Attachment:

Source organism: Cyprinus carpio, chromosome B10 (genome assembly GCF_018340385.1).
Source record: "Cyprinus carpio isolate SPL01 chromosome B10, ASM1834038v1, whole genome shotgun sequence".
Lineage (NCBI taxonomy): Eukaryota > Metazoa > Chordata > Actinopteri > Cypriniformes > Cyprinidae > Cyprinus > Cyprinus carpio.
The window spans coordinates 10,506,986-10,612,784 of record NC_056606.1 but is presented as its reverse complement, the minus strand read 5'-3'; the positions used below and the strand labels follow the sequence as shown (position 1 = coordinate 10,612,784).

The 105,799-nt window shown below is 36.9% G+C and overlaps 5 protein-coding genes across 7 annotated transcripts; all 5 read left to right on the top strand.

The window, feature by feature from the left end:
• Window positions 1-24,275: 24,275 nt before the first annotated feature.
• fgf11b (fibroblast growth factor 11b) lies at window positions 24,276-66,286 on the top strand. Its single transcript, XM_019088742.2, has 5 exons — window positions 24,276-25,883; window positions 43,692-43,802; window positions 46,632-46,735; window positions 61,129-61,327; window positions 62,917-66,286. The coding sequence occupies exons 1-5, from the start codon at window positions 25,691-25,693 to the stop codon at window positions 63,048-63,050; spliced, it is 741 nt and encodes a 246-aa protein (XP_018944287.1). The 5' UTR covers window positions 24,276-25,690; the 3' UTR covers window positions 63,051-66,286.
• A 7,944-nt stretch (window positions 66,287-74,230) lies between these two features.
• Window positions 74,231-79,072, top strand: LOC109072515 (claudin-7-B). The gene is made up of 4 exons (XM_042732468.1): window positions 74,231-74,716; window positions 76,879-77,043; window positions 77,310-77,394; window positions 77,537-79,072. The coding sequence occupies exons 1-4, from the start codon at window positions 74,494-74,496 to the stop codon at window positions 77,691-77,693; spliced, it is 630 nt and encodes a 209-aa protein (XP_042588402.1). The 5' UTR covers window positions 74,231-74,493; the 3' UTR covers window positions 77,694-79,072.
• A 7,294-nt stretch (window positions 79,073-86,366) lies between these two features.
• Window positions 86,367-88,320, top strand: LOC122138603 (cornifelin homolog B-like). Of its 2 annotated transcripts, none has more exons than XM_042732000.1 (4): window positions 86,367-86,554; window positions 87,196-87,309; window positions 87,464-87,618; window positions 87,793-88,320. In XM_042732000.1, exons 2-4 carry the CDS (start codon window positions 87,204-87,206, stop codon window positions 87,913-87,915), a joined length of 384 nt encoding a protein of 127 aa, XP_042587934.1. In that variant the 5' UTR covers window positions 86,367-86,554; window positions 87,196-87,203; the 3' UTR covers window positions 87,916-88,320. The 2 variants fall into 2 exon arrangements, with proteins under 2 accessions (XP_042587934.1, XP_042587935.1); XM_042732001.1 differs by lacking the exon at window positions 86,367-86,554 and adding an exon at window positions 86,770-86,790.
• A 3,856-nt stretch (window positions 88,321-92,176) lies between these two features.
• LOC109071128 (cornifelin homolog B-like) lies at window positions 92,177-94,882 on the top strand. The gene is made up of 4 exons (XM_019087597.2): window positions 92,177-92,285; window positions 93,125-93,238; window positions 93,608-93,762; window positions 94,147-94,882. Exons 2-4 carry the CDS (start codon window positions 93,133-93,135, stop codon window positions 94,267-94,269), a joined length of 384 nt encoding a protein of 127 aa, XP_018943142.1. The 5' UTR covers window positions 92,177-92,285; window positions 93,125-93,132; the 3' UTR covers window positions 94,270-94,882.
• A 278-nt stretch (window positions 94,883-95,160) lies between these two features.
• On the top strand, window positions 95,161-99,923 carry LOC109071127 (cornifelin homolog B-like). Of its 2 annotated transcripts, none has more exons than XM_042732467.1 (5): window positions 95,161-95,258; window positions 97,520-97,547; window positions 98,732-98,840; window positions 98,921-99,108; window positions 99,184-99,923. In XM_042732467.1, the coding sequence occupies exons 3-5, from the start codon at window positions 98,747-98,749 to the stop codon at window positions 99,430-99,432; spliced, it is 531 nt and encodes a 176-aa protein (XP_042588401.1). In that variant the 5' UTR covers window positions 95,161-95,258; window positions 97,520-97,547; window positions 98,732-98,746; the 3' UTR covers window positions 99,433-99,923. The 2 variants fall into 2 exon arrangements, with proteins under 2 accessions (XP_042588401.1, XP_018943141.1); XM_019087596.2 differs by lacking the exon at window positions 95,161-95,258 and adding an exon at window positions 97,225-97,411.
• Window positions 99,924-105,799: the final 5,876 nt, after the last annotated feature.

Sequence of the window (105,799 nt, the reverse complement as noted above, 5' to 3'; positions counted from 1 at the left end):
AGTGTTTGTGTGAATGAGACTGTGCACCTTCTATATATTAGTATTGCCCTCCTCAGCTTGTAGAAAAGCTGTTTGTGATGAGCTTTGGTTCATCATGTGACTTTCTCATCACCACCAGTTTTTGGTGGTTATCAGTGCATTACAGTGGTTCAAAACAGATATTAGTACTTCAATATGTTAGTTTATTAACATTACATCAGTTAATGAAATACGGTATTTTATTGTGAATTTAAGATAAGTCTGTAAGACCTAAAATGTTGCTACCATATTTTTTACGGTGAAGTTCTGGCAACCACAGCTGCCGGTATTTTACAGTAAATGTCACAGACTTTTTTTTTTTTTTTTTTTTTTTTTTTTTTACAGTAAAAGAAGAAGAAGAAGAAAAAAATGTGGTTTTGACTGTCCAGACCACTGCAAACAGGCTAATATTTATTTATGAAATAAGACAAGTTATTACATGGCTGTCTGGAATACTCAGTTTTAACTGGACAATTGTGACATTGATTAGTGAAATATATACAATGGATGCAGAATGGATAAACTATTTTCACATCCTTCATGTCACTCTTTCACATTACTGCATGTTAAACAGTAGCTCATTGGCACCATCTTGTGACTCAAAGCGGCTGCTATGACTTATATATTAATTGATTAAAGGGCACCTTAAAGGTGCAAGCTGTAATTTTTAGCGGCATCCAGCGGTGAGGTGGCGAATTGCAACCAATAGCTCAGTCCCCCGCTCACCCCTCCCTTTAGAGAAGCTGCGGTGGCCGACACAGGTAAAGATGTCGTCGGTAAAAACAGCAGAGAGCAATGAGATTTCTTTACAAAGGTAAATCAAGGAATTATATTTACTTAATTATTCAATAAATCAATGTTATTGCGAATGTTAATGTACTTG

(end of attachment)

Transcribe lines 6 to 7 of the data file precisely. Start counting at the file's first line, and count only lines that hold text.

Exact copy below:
The window, feature by feature from the left end:
• Window positions 1-24,275: 24,275 nt before the first annotated feature.